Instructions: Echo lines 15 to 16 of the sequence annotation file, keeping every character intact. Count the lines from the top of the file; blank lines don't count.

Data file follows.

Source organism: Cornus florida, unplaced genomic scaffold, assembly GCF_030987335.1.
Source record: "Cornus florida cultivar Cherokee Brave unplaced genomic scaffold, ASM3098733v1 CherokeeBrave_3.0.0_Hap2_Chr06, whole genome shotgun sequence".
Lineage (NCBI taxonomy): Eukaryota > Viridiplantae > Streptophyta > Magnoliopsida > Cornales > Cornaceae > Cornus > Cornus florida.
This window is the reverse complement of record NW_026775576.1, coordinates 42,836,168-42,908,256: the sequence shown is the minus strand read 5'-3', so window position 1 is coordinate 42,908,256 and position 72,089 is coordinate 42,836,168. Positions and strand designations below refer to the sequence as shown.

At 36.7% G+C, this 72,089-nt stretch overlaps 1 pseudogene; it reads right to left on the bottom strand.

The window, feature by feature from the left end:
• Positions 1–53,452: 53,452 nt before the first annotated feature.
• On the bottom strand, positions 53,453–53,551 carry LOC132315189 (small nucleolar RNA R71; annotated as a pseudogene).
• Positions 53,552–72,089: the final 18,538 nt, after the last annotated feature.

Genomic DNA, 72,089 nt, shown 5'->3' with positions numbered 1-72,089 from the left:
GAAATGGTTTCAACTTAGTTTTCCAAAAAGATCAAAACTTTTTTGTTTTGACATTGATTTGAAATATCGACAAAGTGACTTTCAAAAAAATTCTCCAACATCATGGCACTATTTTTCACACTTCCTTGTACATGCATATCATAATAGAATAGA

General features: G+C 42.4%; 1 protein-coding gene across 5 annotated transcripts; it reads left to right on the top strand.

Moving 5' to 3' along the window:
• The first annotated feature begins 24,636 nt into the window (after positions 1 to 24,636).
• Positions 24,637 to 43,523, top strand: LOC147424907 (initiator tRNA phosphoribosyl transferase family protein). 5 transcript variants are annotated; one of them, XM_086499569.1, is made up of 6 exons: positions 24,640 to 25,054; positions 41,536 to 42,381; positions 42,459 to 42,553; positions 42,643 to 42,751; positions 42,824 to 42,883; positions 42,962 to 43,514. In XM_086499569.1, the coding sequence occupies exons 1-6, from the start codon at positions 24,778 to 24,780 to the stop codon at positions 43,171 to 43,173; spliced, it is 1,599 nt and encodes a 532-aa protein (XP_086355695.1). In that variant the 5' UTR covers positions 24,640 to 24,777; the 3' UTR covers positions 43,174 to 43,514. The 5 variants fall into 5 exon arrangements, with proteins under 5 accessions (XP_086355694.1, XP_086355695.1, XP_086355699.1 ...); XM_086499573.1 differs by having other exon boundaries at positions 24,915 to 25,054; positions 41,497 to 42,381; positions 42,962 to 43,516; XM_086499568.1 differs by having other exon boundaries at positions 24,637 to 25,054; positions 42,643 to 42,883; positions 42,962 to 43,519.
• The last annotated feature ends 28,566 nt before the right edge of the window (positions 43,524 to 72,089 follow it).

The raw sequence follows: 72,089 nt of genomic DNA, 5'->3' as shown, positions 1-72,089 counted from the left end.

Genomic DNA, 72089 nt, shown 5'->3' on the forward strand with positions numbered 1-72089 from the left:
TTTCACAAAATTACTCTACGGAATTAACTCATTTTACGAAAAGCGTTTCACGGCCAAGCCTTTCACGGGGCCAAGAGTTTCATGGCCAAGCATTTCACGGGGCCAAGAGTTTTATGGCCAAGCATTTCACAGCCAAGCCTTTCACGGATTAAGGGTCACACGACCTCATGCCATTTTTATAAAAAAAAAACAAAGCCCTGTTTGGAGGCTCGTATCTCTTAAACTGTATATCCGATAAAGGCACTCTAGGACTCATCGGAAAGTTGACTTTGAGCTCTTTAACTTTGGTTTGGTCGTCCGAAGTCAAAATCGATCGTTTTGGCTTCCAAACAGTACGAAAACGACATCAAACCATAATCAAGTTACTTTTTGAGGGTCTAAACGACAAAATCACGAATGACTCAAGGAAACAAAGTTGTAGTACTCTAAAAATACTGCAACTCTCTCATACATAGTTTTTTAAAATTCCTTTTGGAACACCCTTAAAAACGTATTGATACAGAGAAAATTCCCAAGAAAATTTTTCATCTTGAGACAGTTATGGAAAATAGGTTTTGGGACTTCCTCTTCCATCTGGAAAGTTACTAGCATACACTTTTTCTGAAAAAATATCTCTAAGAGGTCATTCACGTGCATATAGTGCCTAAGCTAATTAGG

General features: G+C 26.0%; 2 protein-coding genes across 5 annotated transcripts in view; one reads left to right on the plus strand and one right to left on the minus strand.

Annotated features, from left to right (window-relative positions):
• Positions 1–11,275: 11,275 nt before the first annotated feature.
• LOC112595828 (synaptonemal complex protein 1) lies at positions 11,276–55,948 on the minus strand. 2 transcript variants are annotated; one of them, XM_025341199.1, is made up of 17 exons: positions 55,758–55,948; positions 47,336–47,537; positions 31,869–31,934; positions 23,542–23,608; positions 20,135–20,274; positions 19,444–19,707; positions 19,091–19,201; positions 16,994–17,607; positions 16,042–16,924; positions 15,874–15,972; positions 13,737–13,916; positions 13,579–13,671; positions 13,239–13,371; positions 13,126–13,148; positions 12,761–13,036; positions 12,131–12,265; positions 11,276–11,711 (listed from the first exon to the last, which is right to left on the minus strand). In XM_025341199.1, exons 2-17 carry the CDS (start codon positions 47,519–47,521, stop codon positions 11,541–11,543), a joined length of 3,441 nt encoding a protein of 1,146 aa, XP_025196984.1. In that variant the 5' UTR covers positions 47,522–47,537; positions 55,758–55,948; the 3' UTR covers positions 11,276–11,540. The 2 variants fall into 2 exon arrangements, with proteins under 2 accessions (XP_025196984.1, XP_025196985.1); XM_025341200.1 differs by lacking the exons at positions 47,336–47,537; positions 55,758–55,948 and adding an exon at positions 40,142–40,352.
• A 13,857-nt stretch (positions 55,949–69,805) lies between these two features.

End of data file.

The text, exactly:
• Positions 24,637 to 43,523, top strand: LOC147424907 (initiator tRNA phosphoribosyl transferase family protein). 5 transcript variants are annotated; one of them, XM_086499569.1, is made up of 6 exons: positions 24,640 to 25,054; positions 41,536 to 42,381; positions 42,459 to 42,553; positions 42,643 to 42,751; positions 42,824 to 42,883; positions 42,962 to 43,514. In XM_086499569.1, the coding sequence occupies exons 1-6, from the start codon at positions 24,778 to 24,780 to the stop codon at positions 43,171 to 43,173; spliced, it is 1,599 nt and encodes a 532-aa protein (XP_086355695.1). In that variant the 5' UTR covers positions 24,640 to 24,777; the 3' UTR covers positions 43,174 to 43,514. The 5 variants fall into 5 exon arrangements, with proteins under 5 accessions (XP_086355694.1, XP_086355695.1, XP_086355699.1 ...); XM_086499573.1 differs by having other exon boundaries at positions 24,915 to 25,054; positions 41,497 to 42,381; positions 42,962 to 43,516; XM_086499568.1 differs by having other exon boundaries at positions 24,637 to 25,054; positions 42,643 to 42,883; positions 42,962 to 43,519.
• The last annotated feature ends 28,566 nt before the right edge of the window (positions 43,524 to 72,089 follow it).